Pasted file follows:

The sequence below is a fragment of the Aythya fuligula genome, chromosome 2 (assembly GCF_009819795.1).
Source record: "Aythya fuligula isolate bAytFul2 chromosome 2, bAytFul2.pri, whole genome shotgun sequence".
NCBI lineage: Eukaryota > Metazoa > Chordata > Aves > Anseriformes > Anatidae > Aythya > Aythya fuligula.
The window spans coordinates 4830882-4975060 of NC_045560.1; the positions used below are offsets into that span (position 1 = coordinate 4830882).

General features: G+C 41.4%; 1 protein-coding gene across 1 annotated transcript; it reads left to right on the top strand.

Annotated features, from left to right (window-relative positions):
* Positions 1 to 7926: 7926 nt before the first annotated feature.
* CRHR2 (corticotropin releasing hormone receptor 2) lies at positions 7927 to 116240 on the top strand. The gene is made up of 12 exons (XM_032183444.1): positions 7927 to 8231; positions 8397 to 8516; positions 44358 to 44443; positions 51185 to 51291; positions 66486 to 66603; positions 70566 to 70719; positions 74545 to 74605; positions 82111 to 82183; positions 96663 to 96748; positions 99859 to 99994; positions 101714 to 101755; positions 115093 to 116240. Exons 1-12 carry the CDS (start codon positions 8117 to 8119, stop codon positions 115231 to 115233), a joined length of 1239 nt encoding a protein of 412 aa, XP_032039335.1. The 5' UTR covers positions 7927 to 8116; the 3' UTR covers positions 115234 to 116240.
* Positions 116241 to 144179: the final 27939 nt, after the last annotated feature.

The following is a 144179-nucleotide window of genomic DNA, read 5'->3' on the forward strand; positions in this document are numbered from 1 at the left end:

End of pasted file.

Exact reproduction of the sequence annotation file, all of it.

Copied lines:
The sequence below is a fragment of the Aythya fuligula genome, chromosome 2 (assembly GCF_009819795.1).
Source record: "Aythya fuligula isolate bAytFul2 chromosome 2, bAytFul2.pri, whole genome shotgun sequence".
NCBI lineage: Eukaryota > Metazoa > Chordata > Aves > Anseriformes > Anatidae > Aythya > Aythya fuligula.
The window spans coordinates 4830882-4975060 of NC_045560.1; the positions used below are offsets into that span (position 1 = coordinate 4830882).

General features: G+C 41.4%; 1 protein-coding gene across 1 annotated transcript; it reads left to right on the top strand.

Annotated features, from left to right (window-relative positions):
* Positions 1 to 7926: 7926 nt before the first annotated feature.
* CRHR2 (corticotropin releasing hormone receptor 2) lies at positions 7927 to 116240 on the top strand. The gene is made up of 12 exons (XM_032183444.1): positions 7927 to 8231; positions 8397 to 8516; positions 44358 to 44443; positions 51185 to 51291; positions 66486 to 66603; positions 70566 to 70719; positions 74545 to 74605; positions 82111 to 82183; positions 96663 to 96748; positions 99859 to 99994; positions 101714 to 101755; positions 115093 to 116240. Exons 1-12 carry the CDS (start codon positions 8117 to 8119, stop codon positions 115231 to 115233), a joined length of 1239 nt encoding a protein of 412 aa, XP_032039335.1. The 5' UTR covers positions 7927 to 8116; the 3' UTR covers positions 115234 to 116240.
* Positions 116241 to 144179: the final 27939 nt, after the last annotated feature.

The following is a 144179-nucleotide window of genomic DNA, read 5'->3' on the forward strand; positions in this document are numbered from 1 at the left end: